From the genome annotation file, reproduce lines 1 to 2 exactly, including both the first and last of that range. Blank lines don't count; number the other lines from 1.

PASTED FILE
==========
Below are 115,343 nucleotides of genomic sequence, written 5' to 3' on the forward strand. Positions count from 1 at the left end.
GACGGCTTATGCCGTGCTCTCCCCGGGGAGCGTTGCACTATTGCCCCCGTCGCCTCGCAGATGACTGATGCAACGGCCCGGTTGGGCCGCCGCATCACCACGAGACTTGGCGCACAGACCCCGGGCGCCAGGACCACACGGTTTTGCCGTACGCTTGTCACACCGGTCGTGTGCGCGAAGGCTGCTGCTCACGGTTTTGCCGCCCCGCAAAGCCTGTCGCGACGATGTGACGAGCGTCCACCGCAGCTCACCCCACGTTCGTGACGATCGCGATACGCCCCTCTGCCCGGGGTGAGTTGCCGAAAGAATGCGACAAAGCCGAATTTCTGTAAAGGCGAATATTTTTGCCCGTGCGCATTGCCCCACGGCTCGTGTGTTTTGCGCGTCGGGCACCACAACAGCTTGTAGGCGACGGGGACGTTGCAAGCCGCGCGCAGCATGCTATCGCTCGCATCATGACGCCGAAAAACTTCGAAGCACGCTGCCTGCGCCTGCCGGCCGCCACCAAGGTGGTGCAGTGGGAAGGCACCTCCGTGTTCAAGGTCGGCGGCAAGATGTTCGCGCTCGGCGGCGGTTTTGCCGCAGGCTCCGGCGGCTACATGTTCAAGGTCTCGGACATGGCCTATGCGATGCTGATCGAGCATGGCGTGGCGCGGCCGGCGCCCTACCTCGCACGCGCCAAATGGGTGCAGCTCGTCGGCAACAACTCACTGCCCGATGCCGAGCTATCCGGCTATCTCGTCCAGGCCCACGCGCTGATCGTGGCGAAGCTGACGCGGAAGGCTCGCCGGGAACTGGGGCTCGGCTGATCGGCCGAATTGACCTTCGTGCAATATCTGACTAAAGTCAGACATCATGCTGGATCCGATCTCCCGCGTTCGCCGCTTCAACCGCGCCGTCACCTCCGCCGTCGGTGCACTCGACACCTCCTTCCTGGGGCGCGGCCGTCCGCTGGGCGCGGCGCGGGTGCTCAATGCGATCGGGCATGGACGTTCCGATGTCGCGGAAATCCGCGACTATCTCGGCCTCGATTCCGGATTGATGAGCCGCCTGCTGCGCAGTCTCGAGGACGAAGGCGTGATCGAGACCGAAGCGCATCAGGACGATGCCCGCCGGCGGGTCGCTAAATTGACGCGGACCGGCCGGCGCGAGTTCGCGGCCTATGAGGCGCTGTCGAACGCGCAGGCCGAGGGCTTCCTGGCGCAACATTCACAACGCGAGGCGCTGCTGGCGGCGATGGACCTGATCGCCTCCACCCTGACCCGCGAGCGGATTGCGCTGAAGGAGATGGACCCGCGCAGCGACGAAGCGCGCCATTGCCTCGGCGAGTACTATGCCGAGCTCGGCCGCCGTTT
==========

Below are 115,343 nucleotides of genomic sequence, written 5' to 3' on the forward strand. Positions count from 1 at the left end.
GACGGCTTATGCCGTGCTCTCCCCGGGGAGCGTTGCACTATTGCCCCCGTCGCCTCGCAGATGACTGATGCAACGGCCCGGTTGGGCCGCCGCATCACCACGAGACTTGGCGCACAGACCCCGGGCGCCAGGACCACACGGTTTTGCCGTACGCTTGTCACACCGGTCGTGTGCGCGAAGGCTGCTGCTCACGGTTTTGCCGCCCCGCAAAGCCTGTCGCGACGATGTGACGAGCGTCCACCGCAGCTCACCCCACGTTCGTGACGATCGCGATACGCCCCTCTGCCCGGGGTGAGTTGCCGAAAGAATGCGACAAAGCCGAATTTCTGTAAAGGCGAATATTTTTGCCCGTGCGCATTGCCCCACGGCTCGTGTGTTTTGCGCGTCGGGCACCACAACAGCTTGTAGGCGACGGGGACGTTGCAAGCCGCGCGCAGCATGCTATCGCTCGCATCATGACGCCGAAAAACTTCGAAGCACGCTGCCTGCGCCTGCCGGCCGCCACCAAGGTGGTGCAGTGGGAAGGCACCTCCGTGTTCAAGGTCGGCGGCAAGATGTTCGCGCTCGGCGGCGGTTTTGCCGCAGGCTCCGGCGGCTACATGTTCAAGGTCTCGGACATGGCCTATGCGATGCTGATCGAGCATGGCGTGGCGCGGCCGGCGCCCTACCTCGCACGCGCCAAATGGGTGCAGCTCGTCGGCAACAACTCACTGCCCGATGCCGAGCTATCCGGCTATCTCGTCCAGGCCCACGCGCTGATCGTGGCGAAGCTGACGCGGAAGGCTCGCCGGGAACTGGGGCTCGGCTGATCGGCCGAATTGACCTTCGTGCAATATCTGACTAAAGTCAGACATCATGCTGGATCCGATCTCCCGCGTTCGCCGCTTCAACCGCGCCGTCACCTCCGCCGTCGGTGCACTCGACACCTCCTTCCTGGGGCGCGGCCGTCCGCTGGGCGCGGCGCGGGTGCTCAATGCGATCGGGCATGGACGTTCCGATGTCGCGGAAATCCGCGACTATCTCGGCCTCGATTCCGGATTGATGAGCCGCCTGCTGCGCAGTCTCGAGGACGAAGGCGTGATCGAGACCGAAGCGCATCAGGACGATGCCCGCCGGCGGGTCGCTAAATTGACGCGGACCGGCCGGCGCGAGTTCGCGGCCTATGAGGCGCTGTCGAACGCGCAGGCCGAGGGCTTCCTGGCGCAACATTCACAACGCGAGGCGCTGCTGGCGGCGATGGACCTGATCGCCTCCACCCTGACCCGCGAGCGGATTGCGCTGAAGGAGATGGACCCGCGCAGCGACGAAGCGCGCCATTGCCTCGGCGAGTACTATGCCGAGCTCGGCCGCCGTTT